The Agriculture Building Begins — Swaziland/Haiti Comparisons

December 5, 2011

Before arriving in Swaziland, the only developing country we had been to was Haiti.  We figured that our experience here in Swaziland would be similar.  Once we arrived, we started to see how different the two cultures are and how that effects the country’s entire feel.  However, even though the cultures are really quite different, we have been noticing some similarities.  These similarities seem odd to us because our experience here feels so different but then suddenly we are thinking about Haiti.  One such moment was today.

It is the first day of Summer Break and parents came to help build the new agriculture building.  Despite being on the opposite side of the Atlantic, it was hard not to notice the similarities.  Hauling rocks, mixing cement by hand with shovels, and hauling water to the construction site all brought us right back to Caneille, Haiti.

The comparisons our minds make between Haiti and Swaziland don’t stop at construction.  Living at a rural primary school in Swaziland brings to mind Ecole de la Grace de Caneille almost every day.

Uniforms: Both cultures demand uniforms for school-going children.  However, we have noticed that the care of those uniforms is a much higher priority in the minds of the Haitian children.

School Assembly: Both schools begin the day in lines (according to grade) singing songs and with a  prayer.

Importance of Livestock: In Haiti, we were often told that families looked at a pig or cow as their bank account.  As it gave birth to more animals, their investment “grew.”  It is an important way to prepare for your family’s future.  Here, having cattle is very important.  You can be financially successful in town, but unexpected if you do not have cattle in your family home. The kraal, where the cattle live, is also the place where ancestors go when they pass on.

Dresses: It’s common place in Haiti for women to wear skirts or dresses, especially in the rural areas.  I often wore pants in Haiti but at parent meetings, etc. I tried to make sure I wore a skirt.  Same thing here in Swaziland.  In our community here, there is even a house with a sign- you can’t enter if you are a woman wearing pants.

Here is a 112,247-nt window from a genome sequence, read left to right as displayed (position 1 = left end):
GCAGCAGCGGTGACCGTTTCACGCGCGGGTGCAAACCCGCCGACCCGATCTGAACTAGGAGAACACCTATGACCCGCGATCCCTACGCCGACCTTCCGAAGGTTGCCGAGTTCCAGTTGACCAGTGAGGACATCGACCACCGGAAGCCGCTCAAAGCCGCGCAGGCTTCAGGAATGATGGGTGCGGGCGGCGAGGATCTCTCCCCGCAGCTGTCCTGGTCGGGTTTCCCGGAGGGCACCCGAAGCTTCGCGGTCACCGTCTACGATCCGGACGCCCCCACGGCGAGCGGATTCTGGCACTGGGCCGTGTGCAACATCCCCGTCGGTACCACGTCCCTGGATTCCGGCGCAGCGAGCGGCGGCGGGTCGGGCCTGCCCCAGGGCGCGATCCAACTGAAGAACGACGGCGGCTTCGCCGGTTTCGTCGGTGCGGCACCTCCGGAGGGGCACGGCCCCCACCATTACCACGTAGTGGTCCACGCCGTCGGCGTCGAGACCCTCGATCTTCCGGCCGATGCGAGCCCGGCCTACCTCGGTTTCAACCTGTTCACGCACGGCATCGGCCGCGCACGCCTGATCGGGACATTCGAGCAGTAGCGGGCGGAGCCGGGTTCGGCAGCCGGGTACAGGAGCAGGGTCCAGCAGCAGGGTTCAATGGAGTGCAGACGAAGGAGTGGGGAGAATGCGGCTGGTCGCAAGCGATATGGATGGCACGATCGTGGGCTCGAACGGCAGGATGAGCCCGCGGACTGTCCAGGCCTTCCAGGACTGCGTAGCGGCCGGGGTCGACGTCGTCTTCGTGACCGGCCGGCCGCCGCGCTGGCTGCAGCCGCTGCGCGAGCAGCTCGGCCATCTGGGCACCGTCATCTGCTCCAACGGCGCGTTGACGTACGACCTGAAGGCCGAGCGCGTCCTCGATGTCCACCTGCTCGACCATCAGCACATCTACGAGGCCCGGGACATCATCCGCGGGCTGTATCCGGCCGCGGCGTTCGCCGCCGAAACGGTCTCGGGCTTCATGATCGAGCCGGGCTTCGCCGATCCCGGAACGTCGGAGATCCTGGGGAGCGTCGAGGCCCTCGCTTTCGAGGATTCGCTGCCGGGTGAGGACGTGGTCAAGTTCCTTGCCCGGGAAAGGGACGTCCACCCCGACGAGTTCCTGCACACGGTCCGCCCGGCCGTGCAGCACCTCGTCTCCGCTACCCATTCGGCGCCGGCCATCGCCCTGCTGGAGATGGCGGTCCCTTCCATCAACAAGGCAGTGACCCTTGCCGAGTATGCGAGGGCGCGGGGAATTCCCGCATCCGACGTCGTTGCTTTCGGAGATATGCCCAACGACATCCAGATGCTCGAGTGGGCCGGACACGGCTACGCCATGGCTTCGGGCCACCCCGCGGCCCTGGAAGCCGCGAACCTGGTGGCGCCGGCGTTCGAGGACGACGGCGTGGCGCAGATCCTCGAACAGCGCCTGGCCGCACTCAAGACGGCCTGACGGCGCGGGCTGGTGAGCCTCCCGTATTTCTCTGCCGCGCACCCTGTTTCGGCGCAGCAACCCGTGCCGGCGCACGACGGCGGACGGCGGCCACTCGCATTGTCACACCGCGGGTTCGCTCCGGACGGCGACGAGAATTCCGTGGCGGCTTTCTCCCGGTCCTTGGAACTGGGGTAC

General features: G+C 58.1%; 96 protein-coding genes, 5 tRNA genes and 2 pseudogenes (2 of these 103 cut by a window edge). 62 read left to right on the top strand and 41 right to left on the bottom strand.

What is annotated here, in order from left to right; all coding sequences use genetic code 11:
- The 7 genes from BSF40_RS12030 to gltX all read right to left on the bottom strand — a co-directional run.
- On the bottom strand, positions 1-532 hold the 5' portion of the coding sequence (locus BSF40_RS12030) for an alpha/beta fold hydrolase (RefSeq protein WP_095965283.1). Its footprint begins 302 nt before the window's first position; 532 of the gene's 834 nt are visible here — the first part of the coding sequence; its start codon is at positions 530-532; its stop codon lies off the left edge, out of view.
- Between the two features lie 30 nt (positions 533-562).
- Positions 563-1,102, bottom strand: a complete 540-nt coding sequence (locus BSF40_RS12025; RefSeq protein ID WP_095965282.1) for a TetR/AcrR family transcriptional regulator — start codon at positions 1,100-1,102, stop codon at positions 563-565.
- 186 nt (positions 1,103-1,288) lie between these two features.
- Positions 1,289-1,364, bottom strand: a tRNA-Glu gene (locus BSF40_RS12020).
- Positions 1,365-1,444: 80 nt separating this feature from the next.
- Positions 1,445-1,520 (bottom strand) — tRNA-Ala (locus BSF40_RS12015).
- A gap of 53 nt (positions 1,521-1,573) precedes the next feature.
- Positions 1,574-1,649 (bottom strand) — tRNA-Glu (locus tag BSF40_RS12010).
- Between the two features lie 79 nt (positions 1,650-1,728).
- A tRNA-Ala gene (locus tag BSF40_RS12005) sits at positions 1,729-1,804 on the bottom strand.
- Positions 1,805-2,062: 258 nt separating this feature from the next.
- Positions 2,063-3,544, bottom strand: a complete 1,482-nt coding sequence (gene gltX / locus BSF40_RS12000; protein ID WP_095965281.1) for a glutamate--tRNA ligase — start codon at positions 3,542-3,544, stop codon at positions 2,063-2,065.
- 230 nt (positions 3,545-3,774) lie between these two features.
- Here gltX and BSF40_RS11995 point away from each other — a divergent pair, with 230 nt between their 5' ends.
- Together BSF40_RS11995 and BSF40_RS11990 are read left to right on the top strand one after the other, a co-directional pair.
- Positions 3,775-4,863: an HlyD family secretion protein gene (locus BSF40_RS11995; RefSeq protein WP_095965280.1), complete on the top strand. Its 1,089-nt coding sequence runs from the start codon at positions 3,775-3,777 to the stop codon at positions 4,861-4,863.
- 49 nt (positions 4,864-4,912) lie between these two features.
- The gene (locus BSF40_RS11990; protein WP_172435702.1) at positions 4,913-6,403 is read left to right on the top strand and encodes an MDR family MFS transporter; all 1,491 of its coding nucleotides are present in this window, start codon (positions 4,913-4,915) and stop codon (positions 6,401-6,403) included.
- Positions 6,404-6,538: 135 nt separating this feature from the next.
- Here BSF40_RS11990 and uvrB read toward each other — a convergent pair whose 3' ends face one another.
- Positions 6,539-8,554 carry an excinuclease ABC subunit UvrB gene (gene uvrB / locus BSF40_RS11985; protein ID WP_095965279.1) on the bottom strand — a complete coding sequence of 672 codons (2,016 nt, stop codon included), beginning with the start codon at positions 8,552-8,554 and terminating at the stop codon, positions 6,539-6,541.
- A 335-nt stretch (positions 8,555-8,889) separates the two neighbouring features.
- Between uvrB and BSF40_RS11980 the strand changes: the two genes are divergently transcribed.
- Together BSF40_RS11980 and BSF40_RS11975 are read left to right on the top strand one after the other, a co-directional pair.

Lots of Mountains:  Despite being in the flat, low-veld here in Swaziland, mountains are always visible when you are traveling in both countries.

There’s also some major differences that we can’t get over.

Transportation: Despite having a ‘remote’ site by Swazi standards, our transportation situation is light years ahead of the availability in Caneille.  In general, Swazi public transport is more regulated and familiar to an American—in Haiti, moto-taxis and huge trucks dominate the transport options in the rural areas.  The roads in Haiti are also much rougher.

Rainy Season- When we experienced the rainy season in Haiti, it felt like a hurricane was passing over every day at about 2 pm.  Then by 4, all of the puddles and small, drenched children, would by dray again.  It is supposed to be the rainy season here in Swaziland right now.  It gets very cloudy, sometimes for a whole week, but doesn’t really do much in the way of rain.  Only a few times did it rain hard, for about 30 minutes.  Other than that, it’s been a light sprinkle or a mist.

Hair-styles: In Haiti girls wear barrettes to match their school uniforms and usually plait their hair while in Swaziland shaved heads is the norm for both sexes in primary school.

For those of our readers who many not know about our work in Haiti, check out our organization’s blog at

-Oliver & Rebecca


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